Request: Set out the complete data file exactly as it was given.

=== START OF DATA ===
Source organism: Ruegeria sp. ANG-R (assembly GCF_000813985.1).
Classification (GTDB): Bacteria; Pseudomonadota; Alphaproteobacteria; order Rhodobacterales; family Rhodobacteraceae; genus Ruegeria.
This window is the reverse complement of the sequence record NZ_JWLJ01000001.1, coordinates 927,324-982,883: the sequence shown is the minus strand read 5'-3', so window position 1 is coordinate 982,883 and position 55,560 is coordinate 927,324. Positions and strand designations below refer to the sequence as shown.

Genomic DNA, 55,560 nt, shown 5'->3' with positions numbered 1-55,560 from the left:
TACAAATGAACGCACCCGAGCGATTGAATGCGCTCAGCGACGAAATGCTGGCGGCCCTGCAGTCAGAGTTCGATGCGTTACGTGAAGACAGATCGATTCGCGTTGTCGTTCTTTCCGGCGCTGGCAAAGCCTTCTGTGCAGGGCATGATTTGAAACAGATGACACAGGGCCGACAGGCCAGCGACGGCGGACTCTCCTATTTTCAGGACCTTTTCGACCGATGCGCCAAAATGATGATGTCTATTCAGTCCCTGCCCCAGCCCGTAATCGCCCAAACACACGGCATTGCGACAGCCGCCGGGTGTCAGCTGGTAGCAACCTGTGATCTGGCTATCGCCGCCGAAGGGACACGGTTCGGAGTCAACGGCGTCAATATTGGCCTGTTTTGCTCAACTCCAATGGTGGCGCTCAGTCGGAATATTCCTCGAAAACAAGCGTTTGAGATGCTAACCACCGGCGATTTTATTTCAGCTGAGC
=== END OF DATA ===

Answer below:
Source organism: Ruegeria sp. ANG-R (assembly GCF_000813985.1).
Classification (GTDB): Bacteria; Pseudomonadota; Alphaproteobacteria; order Rhodobacterales; family Rhodobacteraceae; genus Ruegeria.
This window is the reverse complement of the sequence record NZ_JWLJ01000001.1, coordinates 927,324-982,883: the sequence shown is the minus strand read 5'-3', so window position 1 is coordinate 982,883 and position 55,560 is coordinate 927,324. Positions and strand designations below refer to the sequence as shown.

Genomic DNA, 55,560 nt, shown 5'->3' with positions numbered 1-55,560 from the left:
TACAAATGAACGCACCCGAGCGATTGAATGCGCTCAGCGACGAAATGCTGGCGGCCCTGCAGTCAGAGTTCGATGCGTTACGTGAAGACAGATCGATTCGCGTTGTCGTTCTTTCCGGCGCTGGCAAAGCCTTCTGTGCAGGGCATGATTTGAAACAGATGACACAGGGCCGACAGGCCAGCGACGGCGGACTCTCCTATTTTCAGGACCTTTTCGACCGATGCGCCAAAATGATGATGTCTATTCAGTCCCTGCCCCAGCCCGTAATCGCCCAAACACACGGCATTGCGACAGCCGCCGGGTGTCAGCTGGTAGCAACCTGTGATCTGGCTATCGCCGCCGAAGGGACACGGTTCGGAGTCAACGGCGTCAATATTGGCCTGTTTTGCTCAACTCCAATGGTGGCGCTCAGTCGGAATATTCCTCGAAAACAAGCGTTTGAGATGCTAACCACCGGCGATTTTATTTCAGCTGAGC